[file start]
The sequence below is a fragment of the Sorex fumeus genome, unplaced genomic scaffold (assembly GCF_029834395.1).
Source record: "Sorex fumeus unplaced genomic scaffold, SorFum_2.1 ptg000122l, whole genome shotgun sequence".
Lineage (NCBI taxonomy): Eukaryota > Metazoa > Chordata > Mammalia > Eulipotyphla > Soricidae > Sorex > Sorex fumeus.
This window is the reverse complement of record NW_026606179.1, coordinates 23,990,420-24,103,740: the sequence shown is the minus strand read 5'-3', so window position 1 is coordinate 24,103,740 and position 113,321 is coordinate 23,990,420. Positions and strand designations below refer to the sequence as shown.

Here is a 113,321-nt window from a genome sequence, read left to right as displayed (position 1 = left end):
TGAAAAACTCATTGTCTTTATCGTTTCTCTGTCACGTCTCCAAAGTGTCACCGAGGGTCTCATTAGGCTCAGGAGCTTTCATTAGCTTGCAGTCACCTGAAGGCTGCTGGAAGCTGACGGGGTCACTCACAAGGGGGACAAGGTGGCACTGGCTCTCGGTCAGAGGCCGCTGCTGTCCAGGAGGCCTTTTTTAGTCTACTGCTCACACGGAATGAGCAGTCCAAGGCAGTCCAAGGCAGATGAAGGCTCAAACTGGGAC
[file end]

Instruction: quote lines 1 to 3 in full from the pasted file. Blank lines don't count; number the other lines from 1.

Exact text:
The sequence below is a fragment of the Sorex fumeus genome, unplaced genomic scaffold (assembly GCF_029834395.1).
Source record: "Sorex fumeus unplaced genomic scaffold, SorFum_2.1 ptg000122l, whole genome shotgun sequence".
Lineage (NCBI taxonomy): Eukaryota > Metazoa > Chordata > Mammalia > Eulipotyphla > Soricidae > Sorex > Sorex fumeus.